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Doing the Math for Retirement

Planning is crucial to feeling financially secure after you stop working

Q. I've heard all kinds of numbers thrown around when it comes to how much a couple needs in retirement. What's the truth?

See also: AARP retirement calculator.

A. It's different for everyone. You've got to sit down in advance and estimate as best as you can how much you'll need to live comfortably in retirement, taking into account your age when you stop working, costs of the lifestyle you foresee, your Social Security benefit and other factors. You can do this on your own or with guidance from a financial planning professional.

Retirement planning offers peace of mind. — WIN-Images/Corbis

To get started, visit a website that offers retirement planning resources. Such sites include the Choose to Save Ballpark E$timator, AARP's Retirement Nest Egg Calculator and the Social Security Administration's planning page.

Ken McDonnell, director of the American Savings Education Council, says people who've done a retirement savings calculation tend to have higher savings goals than people who haven't.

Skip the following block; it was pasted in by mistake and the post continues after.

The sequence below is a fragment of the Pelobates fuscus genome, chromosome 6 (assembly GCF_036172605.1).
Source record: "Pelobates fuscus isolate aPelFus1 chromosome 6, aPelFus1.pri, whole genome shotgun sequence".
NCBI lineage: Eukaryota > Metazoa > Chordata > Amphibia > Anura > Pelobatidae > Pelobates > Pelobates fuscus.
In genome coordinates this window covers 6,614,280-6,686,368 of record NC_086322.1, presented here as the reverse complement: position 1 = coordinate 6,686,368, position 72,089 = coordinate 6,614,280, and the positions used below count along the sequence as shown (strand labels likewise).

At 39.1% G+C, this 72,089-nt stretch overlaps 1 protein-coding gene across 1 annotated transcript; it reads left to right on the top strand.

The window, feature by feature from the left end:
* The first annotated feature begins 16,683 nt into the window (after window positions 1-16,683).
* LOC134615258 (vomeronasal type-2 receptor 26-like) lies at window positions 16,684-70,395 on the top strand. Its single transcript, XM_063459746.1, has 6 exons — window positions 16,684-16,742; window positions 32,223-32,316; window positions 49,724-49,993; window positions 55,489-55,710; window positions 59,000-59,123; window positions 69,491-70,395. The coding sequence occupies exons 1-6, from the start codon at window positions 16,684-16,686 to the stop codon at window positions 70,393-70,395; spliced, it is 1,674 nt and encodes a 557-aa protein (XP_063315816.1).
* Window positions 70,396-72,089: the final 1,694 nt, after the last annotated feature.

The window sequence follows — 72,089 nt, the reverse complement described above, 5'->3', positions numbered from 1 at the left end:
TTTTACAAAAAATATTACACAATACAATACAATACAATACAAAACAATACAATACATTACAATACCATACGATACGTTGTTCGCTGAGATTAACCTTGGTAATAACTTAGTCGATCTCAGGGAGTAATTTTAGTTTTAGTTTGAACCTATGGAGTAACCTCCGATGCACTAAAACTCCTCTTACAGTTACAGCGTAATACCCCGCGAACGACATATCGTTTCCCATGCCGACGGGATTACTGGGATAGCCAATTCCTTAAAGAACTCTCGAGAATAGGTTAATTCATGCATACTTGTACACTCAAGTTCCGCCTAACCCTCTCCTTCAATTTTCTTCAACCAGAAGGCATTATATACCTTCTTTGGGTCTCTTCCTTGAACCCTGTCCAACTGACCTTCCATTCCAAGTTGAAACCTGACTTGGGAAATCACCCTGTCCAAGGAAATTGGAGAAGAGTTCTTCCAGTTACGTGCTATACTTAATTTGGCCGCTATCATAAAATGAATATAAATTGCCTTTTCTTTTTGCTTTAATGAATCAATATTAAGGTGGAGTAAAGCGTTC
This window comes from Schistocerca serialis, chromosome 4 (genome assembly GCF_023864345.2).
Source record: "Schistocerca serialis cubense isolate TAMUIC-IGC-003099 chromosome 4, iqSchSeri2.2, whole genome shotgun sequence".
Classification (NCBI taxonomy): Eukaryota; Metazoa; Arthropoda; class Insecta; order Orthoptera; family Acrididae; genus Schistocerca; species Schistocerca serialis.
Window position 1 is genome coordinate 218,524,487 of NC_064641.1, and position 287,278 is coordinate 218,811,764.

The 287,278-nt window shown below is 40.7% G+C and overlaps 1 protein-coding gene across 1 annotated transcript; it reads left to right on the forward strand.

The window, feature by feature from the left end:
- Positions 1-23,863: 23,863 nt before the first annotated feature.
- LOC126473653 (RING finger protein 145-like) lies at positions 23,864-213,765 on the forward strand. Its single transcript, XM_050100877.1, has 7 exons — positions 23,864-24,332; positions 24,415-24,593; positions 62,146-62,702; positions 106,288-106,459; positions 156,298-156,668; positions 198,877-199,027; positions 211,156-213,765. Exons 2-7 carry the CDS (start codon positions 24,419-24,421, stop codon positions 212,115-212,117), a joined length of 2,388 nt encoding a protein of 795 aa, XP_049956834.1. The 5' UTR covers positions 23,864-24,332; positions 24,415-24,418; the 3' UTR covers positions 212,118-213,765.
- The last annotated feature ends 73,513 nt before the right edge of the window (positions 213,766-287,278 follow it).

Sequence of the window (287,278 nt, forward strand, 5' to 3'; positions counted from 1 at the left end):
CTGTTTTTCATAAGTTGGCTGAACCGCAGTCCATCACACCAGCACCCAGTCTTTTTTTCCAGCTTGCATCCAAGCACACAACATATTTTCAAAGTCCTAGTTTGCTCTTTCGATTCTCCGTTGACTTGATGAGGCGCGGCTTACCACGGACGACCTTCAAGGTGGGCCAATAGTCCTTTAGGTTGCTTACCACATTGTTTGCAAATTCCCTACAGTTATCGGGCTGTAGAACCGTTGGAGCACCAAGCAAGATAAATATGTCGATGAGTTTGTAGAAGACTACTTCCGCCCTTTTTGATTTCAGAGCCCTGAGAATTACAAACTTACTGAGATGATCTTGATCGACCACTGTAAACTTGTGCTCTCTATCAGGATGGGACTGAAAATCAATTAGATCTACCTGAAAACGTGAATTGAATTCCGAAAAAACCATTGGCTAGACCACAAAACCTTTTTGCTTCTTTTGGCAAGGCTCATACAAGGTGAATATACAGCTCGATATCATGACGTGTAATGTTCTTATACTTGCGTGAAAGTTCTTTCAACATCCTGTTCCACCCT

And doing the math can be good for peace of mind, says the nonprofit Employee Benefit Research Institute. People who've made a calculation are more likely than those who haven't to say they're very confident they'll have enough money for a comfortable retirement (26 percent vs. 11 percent).

To raise awareness about the need to look ahead, the nonprofit National Retirement Planning Coalition, composed of more than a dozen retirement-oriented groups, has designated April 11-15 as "National Retirement Planning Week."

Carole Fleck is a senior editor at the AARP Bulletin.

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